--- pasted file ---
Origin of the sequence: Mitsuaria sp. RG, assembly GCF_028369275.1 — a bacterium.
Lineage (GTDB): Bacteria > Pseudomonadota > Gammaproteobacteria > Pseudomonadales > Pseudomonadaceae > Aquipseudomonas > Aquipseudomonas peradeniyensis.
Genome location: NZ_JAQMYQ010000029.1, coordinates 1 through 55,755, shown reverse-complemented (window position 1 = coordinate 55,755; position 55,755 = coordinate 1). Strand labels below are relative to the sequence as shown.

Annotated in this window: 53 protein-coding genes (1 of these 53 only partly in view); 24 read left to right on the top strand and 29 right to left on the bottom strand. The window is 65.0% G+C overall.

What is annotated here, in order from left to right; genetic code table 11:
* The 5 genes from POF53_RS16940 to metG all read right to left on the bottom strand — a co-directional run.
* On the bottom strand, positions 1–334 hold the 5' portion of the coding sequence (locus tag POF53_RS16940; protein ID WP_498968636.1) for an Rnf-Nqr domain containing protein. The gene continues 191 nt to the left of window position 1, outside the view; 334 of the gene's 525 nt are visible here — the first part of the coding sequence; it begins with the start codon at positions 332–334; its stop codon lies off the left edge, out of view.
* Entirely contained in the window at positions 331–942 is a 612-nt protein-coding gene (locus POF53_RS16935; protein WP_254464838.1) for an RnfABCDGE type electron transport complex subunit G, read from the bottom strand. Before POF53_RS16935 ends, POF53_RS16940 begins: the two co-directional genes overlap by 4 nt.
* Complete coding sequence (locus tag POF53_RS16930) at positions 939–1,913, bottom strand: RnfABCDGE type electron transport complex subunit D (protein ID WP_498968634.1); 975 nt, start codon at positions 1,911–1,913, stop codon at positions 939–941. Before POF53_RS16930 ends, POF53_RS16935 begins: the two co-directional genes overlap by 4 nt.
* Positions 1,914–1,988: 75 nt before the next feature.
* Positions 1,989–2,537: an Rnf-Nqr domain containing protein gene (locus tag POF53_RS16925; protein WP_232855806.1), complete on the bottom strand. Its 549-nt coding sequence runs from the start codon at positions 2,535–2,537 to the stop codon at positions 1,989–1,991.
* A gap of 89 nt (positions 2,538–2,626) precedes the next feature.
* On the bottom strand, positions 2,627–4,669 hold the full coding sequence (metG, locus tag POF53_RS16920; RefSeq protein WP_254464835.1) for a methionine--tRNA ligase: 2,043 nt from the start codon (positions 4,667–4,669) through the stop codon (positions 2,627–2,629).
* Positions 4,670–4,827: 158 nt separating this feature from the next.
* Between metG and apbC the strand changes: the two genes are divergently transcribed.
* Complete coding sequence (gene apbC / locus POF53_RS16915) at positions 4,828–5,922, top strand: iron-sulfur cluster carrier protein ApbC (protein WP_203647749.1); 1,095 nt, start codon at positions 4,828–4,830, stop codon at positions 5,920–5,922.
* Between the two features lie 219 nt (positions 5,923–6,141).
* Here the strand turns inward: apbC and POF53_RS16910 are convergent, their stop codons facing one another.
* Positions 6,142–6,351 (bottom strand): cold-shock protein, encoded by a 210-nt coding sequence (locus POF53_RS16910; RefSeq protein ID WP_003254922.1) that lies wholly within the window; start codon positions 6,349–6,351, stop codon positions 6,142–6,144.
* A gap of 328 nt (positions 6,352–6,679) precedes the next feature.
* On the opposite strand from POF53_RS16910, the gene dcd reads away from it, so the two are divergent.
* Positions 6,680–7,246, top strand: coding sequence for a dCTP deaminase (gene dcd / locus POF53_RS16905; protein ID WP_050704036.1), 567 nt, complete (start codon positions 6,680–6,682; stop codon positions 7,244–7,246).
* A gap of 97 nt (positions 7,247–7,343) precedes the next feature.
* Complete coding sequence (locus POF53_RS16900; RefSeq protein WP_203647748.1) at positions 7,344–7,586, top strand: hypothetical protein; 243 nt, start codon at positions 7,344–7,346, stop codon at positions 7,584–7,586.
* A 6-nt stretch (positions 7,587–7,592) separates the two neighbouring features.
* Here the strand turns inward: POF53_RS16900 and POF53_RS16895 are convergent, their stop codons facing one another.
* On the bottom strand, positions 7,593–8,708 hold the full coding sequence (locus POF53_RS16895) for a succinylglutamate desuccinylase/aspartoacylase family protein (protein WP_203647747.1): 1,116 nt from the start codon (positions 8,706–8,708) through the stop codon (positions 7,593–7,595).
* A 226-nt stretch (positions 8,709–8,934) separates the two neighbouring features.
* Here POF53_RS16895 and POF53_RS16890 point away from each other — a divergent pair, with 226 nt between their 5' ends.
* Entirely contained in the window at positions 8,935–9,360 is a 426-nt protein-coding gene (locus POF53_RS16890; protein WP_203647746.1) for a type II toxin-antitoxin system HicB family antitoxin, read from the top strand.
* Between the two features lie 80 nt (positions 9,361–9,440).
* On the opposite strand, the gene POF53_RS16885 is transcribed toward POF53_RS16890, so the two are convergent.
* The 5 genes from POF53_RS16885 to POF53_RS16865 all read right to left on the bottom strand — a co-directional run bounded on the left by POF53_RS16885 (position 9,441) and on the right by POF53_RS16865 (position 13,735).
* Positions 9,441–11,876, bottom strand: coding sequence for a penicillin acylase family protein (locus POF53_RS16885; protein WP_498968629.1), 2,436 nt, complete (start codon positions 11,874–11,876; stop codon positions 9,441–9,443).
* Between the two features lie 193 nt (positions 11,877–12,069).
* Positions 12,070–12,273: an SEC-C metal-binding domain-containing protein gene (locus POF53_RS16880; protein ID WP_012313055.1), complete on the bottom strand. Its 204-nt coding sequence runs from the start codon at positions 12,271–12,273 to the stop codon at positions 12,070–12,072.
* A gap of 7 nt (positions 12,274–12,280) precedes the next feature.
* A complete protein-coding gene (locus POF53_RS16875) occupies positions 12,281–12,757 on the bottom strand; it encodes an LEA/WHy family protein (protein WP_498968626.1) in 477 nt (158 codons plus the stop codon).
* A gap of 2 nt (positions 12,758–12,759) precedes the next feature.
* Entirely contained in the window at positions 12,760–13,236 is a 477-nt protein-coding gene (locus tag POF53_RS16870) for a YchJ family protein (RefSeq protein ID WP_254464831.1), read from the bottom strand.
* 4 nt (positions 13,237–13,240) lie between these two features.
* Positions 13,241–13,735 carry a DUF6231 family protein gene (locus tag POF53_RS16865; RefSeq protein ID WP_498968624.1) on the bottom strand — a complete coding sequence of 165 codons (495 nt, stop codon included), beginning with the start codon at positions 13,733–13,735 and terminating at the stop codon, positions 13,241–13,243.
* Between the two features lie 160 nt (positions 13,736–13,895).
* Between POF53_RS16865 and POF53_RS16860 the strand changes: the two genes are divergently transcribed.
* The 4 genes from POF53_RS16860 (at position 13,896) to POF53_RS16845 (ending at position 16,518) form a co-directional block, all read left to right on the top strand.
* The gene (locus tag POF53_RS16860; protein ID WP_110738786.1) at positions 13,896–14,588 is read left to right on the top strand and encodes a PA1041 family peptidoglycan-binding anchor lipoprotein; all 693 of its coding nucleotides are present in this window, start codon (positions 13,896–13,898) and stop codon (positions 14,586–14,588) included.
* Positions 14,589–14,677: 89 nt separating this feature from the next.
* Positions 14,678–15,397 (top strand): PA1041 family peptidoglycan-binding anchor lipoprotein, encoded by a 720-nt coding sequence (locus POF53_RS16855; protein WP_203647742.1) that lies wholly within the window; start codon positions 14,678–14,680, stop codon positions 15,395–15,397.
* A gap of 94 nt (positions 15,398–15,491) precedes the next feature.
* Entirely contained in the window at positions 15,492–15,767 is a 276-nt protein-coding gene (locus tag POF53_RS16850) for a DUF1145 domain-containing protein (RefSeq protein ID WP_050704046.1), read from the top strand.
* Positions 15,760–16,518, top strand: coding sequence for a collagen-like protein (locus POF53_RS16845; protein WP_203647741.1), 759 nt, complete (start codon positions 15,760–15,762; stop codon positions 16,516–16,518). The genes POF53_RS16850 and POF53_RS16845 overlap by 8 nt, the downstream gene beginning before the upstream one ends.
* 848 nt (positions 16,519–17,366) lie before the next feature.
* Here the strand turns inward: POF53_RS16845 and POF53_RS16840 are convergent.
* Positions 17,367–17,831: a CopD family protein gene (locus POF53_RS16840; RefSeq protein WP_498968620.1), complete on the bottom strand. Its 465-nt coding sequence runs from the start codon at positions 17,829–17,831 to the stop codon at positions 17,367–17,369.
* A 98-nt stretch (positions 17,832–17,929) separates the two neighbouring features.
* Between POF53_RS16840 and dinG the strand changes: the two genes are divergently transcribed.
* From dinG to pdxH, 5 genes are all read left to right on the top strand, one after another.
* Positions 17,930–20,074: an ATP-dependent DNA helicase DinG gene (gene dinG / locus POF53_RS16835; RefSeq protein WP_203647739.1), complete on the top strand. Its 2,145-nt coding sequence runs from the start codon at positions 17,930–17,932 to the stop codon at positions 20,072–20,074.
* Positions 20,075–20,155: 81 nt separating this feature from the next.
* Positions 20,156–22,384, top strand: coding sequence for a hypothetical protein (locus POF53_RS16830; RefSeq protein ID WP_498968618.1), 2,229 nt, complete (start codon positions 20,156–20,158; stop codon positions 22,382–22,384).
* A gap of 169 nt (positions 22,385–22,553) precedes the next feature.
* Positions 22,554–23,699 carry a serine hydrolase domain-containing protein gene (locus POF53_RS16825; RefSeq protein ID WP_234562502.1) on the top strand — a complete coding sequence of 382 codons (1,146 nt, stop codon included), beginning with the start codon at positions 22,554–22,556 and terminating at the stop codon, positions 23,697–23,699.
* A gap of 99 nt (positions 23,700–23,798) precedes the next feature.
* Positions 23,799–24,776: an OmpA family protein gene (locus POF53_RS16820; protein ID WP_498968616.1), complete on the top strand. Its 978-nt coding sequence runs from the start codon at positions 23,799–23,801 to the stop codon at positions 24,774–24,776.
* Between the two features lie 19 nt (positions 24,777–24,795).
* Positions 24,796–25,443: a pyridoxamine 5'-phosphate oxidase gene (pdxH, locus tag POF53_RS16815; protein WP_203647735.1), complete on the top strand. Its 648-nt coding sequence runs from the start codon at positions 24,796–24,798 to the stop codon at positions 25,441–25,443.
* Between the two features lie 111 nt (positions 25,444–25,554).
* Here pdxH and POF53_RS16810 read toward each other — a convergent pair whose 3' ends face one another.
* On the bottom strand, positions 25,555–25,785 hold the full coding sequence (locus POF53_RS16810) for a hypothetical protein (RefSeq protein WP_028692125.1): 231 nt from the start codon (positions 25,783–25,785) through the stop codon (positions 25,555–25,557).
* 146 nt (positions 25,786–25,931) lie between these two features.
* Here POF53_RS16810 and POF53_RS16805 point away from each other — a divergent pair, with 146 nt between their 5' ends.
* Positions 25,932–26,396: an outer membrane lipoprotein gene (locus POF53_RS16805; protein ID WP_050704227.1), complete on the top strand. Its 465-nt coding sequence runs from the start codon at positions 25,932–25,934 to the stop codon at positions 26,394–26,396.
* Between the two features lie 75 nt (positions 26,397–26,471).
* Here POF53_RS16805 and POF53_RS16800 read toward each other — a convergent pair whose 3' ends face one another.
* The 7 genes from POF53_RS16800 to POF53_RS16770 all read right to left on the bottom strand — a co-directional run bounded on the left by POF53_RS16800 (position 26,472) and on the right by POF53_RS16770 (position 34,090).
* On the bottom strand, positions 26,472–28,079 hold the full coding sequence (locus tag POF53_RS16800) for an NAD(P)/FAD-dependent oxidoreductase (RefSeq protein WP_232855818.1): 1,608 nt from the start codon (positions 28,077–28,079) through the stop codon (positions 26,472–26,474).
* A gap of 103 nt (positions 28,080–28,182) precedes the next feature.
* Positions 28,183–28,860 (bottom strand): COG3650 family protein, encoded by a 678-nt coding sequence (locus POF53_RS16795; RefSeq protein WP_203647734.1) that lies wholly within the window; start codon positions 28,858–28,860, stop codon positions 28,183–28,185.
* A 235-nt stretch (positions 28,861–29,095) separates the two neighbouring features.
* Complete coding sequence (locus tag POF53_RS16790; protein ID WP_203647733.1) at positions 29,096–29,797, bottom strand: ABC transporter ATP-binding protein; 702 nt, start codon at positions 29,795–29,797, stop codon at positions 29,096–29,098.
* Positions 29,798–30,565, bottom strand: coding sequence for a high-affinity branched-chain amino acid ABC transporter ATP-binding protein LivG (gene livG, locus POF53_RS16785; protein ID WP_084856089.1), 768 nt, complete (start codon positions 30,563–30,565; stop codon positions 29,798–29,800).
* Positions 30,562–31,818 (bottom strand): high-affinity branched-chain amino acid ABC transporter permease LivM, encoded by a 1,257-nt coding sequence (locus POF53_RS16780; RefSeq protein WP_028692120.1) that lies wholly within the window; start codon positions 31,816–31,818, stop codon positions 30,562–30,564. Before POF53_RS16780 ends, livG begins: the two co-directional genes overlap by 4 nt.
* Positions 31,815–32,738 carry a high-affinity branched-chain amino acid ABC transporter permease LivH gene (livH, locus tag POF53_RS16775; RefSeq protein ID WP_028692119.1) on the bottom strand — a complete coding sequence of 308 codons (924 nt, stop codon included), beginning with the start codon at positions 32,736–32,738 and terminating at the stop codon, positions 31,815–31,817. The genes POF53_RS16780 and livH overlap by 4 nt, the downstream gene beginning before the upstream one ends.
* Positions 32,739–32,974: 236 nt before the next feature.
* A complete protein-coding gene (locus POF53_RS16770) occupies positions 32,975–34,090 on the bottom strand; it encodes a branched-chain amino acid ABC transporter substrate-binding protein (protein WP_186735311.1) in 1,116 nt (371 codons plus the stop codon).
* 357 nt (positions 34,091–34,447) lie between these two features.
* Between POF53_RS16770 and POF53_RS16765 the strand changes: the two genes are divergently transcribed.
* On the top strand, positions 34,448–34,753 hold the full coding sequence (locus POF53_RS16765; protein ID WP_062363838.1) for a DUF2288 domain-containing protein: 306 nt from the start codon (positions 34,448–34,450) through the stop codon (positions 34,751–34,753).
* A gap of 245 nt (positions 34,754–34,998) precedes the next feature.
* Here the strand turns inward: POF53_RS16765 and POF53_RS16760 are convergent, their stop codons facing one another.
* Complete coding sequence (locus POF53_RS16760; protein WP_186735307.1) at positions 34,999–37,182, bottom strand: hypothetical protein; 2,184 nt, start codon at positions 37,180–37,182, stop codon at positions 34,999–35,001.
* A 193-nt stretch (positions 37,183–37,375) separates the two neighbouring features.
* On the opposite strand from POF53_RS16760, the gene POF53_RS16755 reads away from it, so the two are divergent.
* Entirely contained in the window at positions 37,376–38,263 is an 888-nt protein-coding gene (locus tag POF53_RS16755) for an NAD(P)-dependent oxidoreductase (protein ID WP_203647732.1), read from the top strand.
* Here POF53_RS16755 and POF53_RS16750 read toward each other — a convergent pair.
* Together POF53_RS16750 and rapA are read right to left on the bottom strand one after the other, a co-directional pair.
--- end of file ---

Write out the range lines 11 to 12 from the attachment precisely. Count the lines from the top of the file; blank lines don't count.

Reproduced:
* Positions 1,989–2,537: an Rnf-Nqr domain containing protein gene (locus tag POF53_RS16925; protein WP_232855806.1), complete on the bottom strand. Its 549-nt coding sequence runs from the start codon at positions 2,535–2,537 to the stop codon at positions 1,989–1,991.
* A gap of 89 nt (positions 2,538–2,626) precedes the next feature.